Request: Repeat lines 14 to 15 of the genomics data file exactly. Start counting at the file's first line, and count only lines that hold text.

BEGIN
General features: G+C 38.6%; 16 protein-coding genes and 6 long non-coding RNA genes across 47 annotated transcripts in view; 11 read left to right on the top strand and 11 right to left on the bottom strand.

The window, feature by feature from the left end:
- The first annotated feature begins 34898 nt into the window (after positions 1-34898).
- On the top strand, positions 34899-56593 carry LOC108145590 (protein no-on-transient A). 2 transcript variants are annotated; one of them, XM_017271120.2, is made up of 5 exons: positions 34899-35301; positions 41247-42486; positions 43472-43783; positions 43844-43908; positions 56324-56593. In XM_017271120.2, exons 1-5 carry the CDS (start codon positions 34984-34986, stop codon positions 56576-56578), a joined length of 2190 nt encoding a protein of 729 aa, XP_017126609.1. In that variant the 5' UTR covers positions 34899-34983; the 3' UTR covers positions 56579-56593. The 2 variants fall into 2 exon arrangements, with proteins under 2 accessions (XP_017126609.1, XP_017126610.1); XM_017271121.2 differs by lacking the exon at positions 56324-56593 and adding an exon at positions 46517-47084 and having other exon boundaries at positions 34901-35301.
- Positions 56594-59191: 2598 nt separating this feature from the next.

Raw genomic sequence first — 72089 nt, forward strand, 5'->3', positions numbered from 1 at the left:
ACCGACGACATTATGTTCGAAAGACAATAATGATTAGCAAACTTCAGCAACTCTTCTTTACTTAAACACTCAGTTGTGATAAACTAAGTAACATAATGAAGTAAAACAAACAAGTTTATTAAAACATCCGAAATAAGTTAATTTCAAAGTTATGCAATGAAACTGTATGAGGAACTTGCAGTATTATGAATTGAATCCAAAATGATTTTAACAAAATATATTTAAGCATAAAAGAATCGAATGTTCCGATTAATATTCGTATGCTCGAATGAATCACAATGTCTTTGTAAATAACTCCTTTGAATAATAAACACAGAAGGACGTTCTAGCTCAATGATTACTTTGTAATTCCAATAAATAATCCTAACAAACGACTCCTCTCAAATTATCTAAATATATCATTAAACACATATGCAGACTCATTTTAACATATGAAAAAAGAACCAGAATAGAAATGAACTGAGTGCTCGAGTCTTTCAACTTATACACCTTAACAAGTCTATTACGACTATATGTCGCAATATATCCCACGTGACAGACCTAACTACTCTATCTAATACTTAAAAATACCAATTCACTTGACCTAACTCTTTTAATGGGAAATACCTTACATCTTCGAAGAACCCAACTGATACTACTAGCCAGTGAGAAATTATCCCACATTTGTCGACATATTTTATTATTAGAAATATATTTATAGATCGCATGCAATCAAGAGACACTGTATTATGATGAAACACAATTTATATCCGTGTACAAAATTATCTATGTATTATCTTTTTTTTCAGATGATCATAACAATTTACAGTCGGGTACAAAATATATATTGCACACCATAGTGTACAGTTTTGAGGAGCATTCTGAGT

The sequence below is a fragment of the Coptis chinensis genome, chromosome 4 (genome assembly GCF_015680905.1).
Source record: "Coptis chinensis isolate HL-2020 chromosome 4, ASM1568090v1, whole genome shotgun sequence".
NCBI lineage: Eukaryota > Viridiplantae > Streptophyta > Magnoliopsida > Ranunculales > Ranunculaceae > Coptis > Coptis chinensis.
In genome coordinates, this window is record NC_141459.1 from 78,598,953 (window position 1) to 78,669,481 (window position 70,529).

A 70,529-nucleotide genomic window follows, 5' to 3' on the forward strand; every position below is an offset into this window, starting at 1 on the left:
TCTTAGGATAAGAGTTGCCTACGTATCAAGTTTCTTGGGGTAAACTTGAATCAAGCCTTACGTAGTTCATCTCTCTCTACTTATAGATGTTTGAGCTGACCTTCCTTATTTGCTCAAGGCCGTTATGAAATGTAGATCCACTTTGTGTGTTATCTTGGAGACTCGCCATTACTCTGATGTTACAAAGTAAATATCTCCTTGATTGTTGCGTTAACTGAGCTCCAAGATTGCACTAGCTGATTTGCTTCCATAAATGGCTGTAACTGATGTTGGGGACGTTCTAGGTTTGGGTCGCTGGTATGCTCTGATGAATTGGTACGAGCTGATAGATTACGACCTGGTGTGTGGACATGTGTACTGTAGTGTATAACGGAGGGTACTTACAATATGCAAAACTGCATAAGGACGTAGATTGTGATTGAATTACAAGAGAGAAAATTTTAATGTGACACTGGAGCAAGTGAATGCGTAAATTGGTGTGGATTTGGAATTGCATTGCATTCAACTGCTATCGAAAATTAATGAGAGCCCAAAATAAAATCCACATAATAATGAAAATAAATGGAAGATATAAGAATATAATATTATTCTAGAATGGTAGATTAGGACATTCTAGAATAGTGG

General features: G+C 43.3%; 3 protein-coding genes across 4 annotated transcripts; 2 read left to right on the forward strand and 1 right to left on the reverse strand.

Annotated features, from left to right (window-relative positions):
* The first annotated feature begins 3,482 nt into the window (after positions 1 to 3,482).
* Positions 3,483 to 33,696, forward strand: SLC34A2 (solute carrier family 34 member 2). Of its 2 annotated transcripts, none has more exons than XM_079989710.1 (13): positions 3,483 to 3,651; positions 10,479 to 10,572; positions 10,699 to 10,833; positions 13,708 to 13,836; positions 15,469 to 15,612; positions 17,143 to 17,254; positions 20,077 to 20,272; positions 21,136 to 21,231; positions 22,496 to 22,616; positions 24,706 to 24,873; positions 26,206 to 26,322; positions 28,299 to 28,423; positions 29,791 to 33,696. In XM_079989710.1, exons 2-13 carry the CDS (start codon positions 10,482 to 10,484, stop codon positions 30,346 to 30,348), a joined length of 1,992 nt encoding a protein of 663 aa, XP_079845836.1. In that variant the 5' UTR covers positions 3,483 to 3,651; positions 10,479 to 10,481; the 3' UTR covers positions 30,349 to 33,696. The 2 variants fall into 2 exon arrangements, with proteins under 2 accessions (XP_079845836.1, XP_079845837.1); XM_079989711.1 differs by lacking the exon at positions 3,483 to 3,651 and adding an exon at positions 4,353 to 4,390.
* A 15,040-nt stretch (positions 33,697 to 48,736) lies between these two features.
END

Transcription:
General features: G+C 43.3%; 3 protein-coding genes across 4 annotated transcripts; 2 read left to right on the forward strand and 1 right to left on the reverse strand.

Annotated features, from left to right (window-relative positions):